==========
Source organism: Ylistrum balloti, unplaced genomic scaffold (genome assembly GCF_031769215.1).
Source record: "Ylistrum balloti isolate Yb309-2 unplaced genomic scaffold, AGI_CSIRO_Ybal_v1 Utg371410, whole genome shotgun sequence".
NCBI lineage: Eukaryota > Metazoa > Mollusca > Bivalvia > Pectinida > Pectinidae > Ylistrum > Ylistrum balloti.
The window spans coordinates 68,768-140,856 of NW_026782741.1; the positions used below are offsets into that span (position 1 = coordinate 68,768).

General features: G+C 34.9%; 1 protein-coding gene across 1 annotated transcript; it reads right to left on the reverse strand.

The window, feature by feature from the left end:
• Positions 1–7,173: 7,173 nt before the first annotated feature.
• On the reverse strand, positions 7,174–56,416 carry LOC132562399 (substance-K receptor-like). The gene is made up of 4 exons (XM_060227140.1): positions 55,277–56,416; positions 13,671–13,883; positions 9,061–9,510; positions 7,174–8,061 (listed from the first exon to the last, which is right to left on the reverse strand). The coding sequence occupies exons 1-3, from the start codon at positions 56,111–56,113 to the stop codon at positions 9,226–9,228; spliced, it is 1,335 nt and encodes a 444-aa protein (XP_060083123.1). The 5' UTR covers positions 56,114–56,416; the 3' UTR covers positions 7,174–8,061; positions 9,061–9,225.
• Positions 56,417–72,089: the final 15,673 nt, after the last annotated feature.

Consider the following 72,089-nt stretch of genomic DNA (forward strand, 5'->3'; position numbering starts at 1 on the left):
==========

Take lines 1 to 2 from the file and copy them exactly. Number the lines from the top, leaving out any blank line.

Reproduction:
Source organism: Ylistrum balloti, unplaced genomic scaffold (genome assembly GCF_031769215.1).
Source record: "Ylistrum balloti isolate Yb309-2 unplaced genomic scaffold, AGI_CSIRO_Ybal_v1 Utg371410, whole genome shotgun sequence".